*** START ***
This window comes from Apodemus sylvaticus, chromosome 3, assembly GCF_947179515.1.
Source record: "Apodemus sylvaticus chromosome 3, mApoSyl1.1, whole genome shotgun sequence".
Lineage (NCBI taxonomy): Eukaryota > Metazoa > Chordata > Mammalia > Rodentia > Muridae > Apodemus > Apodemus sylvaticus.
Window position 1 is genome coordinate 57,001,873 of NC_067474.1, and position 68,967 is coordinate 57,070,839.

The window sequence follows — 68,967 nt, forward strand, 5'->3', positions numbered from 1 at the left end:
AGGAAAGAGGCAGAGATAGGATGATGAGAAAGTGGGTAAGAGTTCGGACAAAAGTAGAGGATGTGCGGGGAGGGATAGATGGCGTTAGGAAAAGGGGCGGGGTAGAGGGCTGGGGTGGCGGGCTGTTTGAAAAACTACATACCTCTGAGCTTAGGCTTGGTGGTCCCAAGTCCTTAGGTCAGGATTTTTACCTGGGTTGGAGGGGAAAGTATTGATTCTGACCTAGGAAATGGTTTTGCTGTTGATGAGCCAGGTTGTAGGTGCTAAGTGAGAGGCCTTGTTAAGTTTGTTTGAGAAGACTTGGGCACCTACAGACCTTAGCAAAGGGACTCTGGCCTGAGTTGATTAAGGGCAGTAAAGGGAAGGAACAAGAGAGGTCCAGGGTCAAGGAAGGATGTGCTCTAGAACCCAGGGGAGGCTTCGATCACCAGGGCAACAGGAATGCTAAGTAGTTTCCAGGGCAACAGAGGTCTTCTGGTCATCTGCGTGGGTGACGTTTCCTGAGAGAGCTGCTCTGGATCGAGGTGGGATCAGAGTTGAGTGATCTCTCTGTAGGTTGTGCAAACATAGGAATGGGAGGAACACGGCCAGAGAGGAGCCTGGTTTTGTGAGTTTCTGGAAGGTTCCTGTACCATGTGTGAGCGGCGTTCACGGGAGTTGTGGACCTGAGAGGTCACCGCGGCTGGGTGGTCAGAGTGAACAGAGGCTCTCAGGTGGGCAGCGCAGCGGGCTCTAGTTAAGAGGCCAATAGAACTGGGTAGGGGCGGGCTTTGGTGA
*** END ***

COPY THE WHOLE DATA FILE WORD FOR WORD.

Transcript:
This window comes from Apodemus sylvaticus, chromosome 3, assembly GCF_947179515.1.
Source record: "Apodemus sylvaticus chromosome 3, mApoSyl1.1, whole genome shotgun sequence".
Lineage (NCBI taxonomy): Eukaryota > Metazoa > Chordata > Mammalia > Rodentia > Muridae > Apodemus > Apodemus sylvaticus.
Window position 1 is genome coordinate 57,001,873 of NC_067474.1, and position 68,967 is coordinate 57,070,839.

The window sequence follows — 68,967 nt, forward strand, 5'->3', positions numbered from 1 at the left end:
AGGAAAGAGGCAGAGATAGGATGATGAGAAAGTGGGTAAGAGTTCGGACAAAAGTAGAGGATGTGCGGGGAGGGATAGATGGCGTTAGGAAAAGGGGCGGGGTAGAGGGCTGGGGTGGCGGGCTGTTTGAAAAACTACATACCTCTGAGCTTAGGCTTGGTGGTCCCAAGTCCTTAGGTCAGGATTTTTACCTGGGTTGGAGGGGAAAGTATTGATTCTGACCTAGGAAATGGTTTTGCTGTTGATGAGCCAGGTTGTAGGTGCTAAGTGAGAGGCCTTGTTAAGTTTGTTTGAGAAGACTTGGGCACCTACAGACCTTAGCAAAGGGACTCTGGCCTGAGTTGATTAAGGGCAGTAAAGGGAAGGAACAAGAGAGGTCCAGGGTCAAGGAAGGATGTGCTCTAGAACCCAGGGGAGGCTTCGATCACCAGGGCAACAGGAATGCTAAGTAGTTTCCAGGGCAACAGAGGTCTTCTGGTCATCTGCGTGGGTGACGTTTCCTGAGAGAGCTGCTCTGGATCGAGGTGGGATCAGAGTTGAGTGATCTCTCTGTAGGTTGTGCAAACATAGGAATGGGAGGAACACGGCCAGAGAGGAGCCTGGTTTTGTGAGTTTCTGGAAGGTTCCTGTACCATGTGTGAGCGGCGTTCACGGGAGTTGTGGACCTGAGAGGTCACCGCGGCTGGGTGGTCAGAGTGAACAGAGGCTCTCAGGTGGGCAGCGCAGCGGGCTCTAGTTAAGAGGCCAATAGAACTGGGTAGGGGCGGGCTTTGGTGA